How to delay the debt Armageddon (Jan. 24): No matter what your position on the tactical and practical options related to the federal debt ceiling, we all should agree the debt itself is a major threat to economic stability.

Both political parties should work to ward off that threat.

We conservatives favor a much more aggressive approach to debt restriction, and overall systemic reforms, than liberals, but in a national government with a partisan power divide, the measures we think ideal have no chance of being implemented in the next two years. What can and should be done, though, is to send the ratio of federal debt to the entire economy, meaning to GDP, on a glide path descending to more sustainable levels.

Right now, total debt-to-GDP stands above 120%, and the ratio of “debt held by the public” — in other words, not counting intra-government transfers — is approximately 100%….

The only way to stop disaster for Social Security and Medicare is…. (Jan. 25): 

New Congressional Budget Office projections for Social Security and Medicare ought to convince President Joe Biden and Congress to create a new commission on entitlement reform.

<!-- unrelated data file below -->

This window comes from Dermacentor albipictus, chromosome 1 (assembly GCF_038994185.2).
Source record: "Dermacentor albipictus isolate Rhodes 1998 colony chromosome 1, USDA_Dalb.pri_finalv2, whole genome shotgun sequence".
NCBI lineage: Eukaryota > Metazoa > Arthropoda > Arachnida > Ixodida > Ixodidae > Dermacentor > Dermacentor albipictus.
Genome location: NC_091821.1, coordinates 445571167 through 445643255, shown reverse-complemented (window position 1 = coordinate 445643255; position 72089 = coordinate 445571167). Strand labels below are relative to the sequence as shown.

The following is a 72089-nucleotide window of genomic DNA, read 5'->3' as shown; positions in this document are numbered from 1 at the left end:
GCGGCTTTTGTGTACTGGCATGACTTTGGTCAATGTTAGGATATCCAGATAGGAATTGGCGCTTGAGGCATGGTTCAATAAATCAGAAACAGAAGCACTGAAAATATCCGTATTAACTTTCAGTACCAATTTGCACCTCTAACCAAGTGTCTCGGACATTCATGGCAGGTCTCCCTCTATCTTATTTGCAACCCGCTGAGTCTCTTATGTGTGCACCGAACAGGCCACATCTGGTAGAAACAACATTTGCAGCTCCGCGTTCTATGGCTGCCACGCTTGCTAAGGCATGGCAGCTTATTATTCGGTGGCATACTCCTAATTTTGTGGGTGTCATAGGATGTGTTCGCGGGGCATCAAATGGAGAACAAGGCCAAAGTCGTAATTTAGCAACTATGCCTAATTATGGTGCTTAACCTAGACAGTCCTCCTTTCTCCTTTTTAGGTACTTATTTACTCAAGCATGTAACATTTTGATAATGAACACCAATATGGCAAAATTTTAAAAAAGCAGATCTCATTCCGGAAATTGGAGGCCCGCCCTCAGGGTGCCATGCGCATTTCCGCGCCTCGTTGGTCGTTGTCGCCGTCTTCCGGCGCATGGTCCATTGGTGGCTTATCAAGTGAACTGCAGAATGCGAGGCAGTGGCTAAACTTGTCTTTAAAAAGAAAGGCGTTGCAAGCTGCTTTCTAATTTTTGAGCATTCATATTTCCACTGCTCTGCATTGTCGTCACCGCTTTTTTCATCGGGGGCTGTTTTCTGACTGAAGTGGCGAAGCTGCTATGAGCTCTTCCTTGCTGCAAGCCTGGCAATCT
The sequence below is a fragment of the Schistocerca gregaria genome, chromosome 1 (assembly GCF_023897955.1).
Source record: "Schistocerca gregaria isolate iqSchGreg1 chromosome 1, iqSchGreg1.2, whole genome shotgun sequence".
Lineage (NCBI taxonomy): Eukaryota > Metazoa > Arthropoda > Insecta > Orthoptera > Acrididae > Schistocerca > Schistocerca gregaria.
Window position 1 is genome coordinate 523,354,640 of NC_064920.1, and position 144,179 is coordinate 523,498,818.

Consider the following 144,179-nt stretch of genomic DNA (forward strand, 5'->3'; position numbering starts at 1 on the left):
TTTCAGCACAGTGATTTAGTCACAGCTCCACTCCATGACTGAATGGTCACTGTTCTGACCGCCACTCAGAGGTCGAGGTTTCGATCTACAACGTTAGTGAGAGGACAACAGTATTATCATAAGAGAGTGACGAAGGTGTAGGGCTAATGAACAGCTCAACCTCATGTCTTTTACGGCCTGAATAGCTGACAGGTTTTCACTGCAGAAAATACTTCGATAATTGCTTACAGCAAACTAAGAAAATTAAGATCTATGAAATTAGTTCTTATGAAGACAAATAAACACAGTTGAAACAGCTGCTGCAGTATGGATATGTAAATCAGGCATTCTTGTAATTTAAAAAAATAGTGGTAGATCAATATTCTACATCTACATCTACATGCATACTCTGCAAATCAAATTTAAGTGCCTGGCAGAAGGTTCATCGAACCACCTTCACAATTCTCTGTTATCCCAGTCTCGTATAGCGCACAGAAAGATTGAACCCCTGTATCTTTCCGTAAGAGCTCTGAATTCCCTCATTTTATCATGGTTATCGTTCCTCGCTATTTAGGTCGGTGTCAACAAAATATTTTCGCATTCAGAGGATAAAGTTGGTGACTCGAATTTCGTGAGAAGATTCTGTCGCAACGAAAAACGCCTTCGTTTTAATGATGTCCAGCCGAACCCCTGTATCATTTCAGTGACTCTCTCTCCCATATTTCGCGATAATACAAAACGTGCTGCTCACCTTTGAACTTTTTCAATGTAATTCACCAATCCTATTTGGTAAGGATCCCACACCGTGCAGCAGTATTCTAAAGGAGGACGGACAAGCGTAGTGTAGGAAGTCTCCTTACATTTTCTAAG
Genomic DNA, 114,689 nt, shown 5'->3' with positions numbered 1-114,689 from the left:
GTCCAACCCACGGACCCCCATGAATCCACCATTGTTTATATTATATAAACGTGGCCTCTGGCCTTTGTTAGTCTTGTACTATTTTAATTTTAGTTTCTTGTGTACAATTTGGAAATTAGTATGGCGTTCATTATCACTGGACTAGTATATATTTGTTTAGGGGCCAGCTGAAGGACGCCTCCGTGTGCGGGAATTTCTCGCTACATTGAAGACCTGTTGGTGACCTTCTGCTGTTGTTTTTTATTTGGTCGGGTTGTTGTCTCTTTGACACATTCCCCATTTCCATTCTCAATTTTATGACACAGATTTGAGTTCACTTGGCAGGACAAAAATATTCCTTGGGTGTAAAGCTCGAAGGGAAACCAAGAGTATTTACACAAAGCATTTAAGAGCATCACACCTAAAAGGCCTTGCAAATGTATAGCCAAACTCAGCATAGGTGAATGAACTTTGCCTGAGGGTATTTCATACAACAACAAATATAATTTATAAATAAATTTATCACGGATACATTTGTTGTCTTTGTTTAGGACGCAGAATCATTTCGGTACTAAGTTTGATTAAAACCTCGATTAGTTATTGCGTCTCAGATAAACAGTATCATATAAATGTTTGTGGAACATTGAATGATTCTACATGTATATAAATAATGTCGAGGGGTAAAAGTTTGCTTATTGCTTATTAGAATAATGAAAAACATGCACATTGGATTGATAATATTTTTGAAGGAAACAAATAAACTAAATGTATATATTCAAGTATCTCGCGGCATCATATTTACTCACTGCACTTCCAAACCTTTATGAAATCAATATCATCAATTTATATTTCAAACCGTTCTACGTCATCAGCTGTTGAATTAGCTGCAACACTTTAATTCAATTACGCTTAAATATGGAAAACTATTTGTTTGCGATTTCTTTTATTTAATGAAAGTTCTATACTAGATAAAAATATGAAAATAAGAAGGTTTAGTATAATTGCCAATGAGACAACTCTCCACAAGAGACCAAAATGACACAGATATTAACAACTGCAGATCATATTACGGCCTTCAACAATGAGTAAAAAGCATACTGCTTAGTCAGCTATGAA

Otherwise, disaster looms.

The CBO projects Medicare trust fund insolvency by 2030 and Social Security trust fund insolvency by 2033. And unfunded future liabilities for these programs comprise a huge portion of the $93 trillion in total unfunded liabilities facing the U.S. government by the turn of the next century. For comparison, that’s well over three times the size of the current U.S. economy.

As described by the respected and nonpartisan Committee for a Responsible Federal Budget, a private group, there is a plethora of options for warding off these crises, but all of them involve at least a small amount of shared responsibility. One hesitates to say “shared sacrifice” because most of the options require merely small adjustments in formulas and taxes that almost nobody would notice unless specifically looking for them. A combination of any five or six of these options could share the responsibility among various income groups in ways that both public and private budgets could handle with barely a hiccup…..


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